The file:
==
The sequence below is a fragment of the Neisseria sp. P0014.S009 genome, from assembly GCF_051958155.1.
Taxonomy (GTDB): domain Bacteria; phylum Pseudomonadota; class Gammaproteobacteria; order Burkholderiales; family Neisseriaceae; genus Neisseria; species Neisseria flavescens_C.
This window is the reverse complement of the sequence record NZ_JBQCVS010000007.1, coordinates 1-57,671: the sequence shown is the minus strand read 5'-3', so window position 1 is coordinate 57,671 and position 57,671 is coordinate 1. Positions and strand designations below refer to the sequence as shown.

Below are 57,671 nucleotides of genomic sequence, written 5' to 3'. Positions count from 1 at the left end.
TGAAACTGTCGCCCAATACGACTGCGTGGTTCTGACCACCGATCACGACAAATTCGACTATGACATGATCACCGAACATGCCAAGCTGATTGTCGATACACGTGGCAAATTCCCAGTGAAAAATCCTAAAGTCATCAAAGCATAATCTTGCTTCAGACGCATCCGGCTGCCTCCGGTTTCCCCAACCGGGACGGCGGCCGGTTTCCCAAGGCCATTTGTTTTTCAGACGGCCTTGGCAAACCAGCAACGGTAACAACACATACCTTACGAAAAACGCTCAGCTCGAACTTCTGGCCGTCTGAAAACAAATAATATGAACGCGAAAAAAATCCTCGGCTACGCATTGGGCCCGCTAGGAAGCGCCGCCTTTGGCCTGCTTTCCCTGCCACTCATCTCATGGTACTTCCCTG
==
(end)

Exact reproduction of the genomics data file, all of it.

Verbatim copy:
The sequence below is a fragment of the Neisseria sp. P0014.S009 genome, from assembly GCF_051958155.1.
Taxonomy (GTDB): domain Bacteria; phylum Pseudomonadota; class Gammaproteobacteria; order Burkholderiales; family Neisseriaceae; genus Neisseria; species Neisseria flavescens_C.
This window is the reverse complement of the sequence record NZ_JBQCVS010000007.1, coordinates 1-57,671: the sequence shown is the minus strand read 5'-3', so window position 1 is coordinate 57,671 and position 57,671 is coordinate 1. Positions and strand designations below refer to the sequence as shown.

Below are 57,671 nucleotides of genomic sequence, written 5' to 3'. Positions count from 1 at the left end.
TGAAACTGTCGCCCAATACGACTGCGTGGTTCTGACCACCGATCACGACAAATTCGACTATGACATGATCACCGAACATGCCAAGCTGATTGTCGATACACGTGGCAAATTCCCAGTGAAAAATCCTAAAGTCATCAAAGCATAATCTTGCTTCAGACGCATCCGGCTGCCTCCGGTTTCCCCAACCGGGACGGCGGCCGGTTTCCCAAGGCCATTTGTTTTTCAGACGGCCTTGGCAAACCAGCAACGGTAACAACACATACCTTACGAAAAACGCTCAGCTCGAACTTCTGGCCGTCTGAAAACAAATAATATGAACGCGAAAAAAATCCTCGGCTACGCATTGGGCCCGCTAGGAAGCGCCGCCTTTGGCCTGCTTTCCCTGCCACTCATCTCATGGTACTTCCCTG